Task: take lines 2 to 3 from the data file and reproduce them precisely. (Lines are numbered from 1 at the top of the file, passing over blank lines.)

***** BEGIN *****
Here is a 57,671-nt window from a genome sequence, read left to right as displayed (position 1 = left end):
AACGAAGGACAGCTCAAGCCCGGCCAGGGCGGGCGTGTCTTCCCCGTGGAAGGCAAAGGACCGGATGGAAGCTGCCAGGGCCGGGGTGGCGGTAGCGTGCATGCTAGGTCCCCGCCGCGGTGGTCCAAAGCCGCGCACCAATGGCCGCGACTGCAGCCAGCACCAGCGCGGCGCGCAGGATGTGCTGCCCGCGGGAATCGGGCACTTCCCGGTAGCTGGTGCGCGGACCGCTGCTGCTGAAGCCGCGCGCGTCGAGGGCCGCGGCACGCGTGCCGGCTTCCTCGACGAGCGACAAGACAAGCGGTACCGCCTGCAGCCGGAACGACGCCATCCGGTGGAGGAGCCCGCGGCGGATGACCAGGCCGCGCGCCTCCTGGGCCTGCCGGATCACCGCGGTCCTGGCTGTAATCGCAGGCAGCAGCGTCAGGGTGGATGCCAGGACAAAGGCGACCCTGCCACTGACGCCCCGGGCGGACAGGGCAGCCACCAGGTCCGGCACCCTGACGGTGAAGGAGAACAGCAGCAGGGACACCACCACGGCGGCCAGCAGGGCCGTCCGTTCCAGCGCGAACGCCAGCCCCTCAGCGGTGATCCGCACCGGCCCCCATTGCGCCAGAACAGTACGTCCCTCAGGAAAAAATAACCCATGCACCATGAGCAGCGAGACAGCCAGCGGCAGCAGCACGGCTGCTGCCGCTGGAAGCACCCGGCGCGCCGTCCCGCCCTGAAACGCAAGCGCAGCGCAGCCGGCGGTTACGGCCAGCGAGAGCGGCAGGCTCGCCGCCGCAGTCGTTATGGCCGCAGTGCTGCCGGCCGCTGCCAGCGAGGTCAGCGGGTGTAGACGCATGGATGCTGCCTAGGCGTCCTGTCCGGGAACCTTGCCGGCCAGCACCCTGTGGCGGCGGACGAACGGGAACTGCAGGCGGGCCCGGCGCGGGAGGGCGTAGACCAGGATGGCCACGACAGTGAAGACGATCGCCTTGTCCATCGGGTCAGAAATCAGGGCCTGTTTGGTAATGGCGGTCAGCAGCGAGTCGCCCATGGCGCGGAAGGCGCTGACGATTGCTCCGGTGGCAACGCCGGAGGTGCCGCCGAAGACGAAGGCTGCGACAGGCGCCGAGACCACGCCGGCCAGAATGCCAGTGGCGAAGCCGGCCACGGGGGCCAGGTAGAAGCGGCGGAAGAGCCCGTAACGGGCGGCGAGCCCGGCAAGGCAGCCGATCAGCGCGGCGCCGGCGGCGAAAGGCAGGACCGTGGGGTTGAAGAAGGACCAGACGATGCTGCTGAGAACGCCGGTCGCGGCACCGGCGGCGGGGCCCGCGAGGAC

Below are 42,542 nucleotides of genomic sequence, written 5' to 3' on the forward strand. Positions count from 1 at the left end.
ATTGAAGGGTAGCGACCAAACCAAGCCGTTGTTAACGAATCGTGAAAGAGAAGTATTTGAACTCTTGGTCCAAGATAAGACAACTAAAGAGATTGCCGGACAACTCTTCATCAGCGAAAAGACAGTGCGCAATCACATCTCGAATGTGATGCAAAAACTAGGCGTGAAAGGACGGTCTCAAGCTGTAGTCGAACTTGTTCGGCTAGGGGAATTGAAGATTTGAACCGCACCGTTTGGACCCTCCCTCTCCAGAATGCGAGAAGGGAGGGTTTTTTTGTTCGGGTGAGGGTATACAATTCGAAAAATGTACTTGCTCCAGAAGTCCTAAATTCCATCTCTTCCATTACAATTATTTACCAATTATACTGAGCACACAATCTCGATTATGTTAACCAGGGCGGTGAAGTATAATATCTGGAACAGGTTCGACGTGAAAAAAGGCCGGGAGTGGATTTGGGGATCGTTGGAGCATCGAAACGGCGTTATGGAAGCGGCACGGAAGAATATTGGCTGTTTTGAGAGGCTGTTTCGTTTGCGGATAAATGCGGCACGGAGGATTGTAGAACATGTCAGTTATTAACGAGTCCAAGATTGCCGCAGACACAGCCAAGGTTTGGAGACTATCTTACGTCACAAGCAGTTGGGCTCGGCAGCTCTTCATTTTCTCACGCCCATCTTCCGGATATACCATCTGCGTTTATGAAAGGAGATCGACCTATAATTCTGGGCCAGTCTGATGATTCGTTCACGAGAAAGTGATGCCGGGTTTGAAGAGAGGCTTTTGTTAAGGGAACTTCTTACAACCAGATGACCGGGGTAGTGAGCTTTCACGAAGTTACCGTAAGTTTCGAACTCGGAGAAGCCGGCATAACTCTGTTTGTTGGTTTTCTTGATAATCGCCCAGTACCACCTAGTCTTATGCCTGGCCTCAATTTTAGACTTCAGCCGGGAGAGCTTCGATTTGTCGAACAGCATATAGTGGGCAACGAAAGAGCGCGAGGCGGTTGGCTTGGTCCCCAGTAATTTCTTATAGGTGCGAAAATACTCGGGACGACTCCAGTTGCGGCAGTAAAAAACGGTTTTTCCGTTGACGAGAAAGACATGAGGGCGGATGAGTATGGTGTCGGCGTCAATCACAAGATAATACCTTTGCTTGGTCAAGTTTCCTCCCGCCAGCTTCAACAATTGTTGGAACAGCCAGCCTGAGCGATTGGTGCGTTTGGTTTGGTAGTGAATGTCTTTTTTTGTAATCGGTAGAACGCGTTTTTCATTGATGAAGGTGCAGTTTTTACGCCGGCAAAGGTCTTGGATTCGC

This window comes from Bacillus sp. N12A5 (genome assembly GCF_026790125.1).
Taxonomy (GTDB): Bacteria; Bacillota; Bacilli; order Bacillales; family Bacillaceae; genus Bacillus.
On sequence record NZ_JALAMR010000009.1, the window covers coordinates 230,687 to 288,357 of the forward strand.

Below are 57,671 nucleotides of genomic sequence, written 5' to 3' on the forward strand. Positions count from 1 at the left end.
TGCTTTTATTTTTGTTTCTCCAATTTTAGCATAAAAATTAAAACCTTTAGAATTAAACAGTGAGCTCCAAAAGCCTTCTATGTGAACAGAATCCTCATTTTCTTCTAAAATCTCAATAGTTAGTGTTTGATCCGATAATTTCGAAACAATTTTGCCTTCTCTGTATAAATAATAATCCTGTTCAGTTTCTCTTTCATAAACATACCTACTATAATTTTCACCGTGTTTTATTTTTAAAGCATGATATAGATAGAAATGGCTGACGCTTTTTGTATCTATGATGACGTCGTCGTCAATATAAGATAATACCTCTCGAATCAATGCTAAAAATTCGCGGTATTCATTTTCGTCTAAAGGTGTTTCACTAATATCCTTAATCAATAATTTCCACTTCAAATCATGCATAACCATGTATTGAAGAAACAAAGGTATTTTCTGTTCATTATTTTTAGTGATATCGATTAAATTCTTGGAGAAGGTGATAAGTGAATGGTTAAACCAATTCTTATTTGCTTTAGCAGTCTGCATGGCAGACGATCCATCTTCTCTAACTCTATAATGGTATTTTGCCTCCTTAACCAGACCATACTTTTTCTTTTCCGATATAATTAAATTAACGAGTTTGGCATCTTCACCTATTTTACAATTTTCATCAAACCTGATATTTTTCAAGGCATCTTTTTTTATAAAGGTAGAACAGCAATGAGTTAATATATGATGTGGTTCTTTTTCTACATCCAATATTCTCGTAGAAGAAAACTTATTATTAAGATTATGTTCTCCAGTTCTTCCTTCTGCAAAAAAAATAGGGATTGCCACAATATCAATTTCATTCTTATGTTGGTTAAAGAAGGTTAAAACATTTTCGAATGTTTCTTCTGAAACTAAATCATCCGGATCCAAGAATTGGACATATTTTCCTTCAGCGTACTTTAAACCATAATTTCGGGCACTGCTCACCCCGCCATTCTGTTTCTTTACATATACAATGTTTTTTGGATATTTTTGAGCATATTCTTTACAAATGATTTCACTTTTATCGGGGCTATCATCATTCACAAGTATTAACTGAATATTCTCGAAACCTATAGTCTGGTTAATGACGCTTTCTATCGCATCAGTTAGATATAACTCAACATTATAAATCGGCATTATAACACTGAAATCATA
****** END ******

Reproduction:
AACGAAGGACAGCTCAAGCCCGGCCAGGGCGGGCGTGTCTTCCCCGTGGAAGGCAAAGGACCGGATGGAAGCTGCCAGGGCCGGGGTGGCGGTAGCGTGCATGCTAGGTCCCCGCCGCGGTGGTCCAAAGCCGCGCACCAATGGCCGCGACTGCAGCCAGCACCAGCGCGGCGCGCAGGATGTGCTGCCCGCGGGAATCGGGCACTTCCCGGTAGCTGGTGCGCGGACCGCTGCTGCTGAAGCCGCGCGCGTCGAGGGCCGCGGCACGCGTGCCGGCTTCCTCGACGAGCGACAAGACAAGCGGTACCGCCTGCAGCCGGAACGACGCCATCCGGTGGAGGAGCCCGCGGCGGATGACCAGGCCGCGCGCCTCCTGGGCCTGCCGGATCACCGCGGTCCTGGCTGTAATCGCAGGCAGCAGCGTCAGGGTGGATGCCAGGACAAAGGCGACCCTGCCACTGACGCCCCGGGCGGACAGGGCAGCCACCAGGTCCGGCACCCTGACGGTGAAGGAGAACAGCAGCAGGGACACCACCACGGCGGCCAGCAGGGCCGTCCGTTCCAGCGCGAACGCCAGCCCCTCAGCGGTGATCCGCACCGGCCCCCATTGCGCCAGAACAGTACGTCCCTCAGGAAAAAATAACCCATGCACCATGAGCAGCGAGACAGCCAGCGGCAGCAGCACGGCTGCTGCCGCTGGAAGCACCCGGCGCGCCGTCCCGCCCTGAAACGCAAGCGCAGCGCAGCCGGCGGTTACGGCCAGCGAGAGCGGCAGGCTCGCCGCCGCAGTCGTTATGGCCGCAGTGCTGCCGGCCGCTGCCAGCGAGGTCAGCGGGTGTAGACGCATGGATGCTGCCTAGGCGTCCTGTCCGGGAACCTTGCCGGCCAGCACCCTGTGGCGGCGGACGAACGGGAACTGCAGGCGGGCCCGGCGCGGGAGGGCGTAGACCAGGATGGCCACGACAGTGAAGACGATCGCCTTGTCCATCGGGTCAGAAATCAGGGCCTGTTTGGTAATGGCGGTCAGCAGCGAGTCGCCCATGGCGCGGAAGGCGCTGACGATTGCTCCGGTGGCAACGCCGGAGGTGCCGCCGAAGACGAAGGCTGCGACAGGCGCCGAGACCACGCCGGCCAGAATGCCAGTGGCGAAGCCGGCCACGGGGGCCAGGTAGAAGCGGCGGAAGAGCCCGTAACGGGCGGCGAGCCCGGCAAGGCAGCCGATCAGCGCGGCGCCGGCGGCGAAAGGCAGGACCGTGGGGTTGAAGAAGGACCAGACGATGCTGCTGAGAACGCCGGTCGCGGCACCGGCGGCGGGGCCCGCGAGGAC

Below are 42,542 nucleotides of genomic sequence, written 5' to 3' on the forward strand. Positions count from 1 at the left end.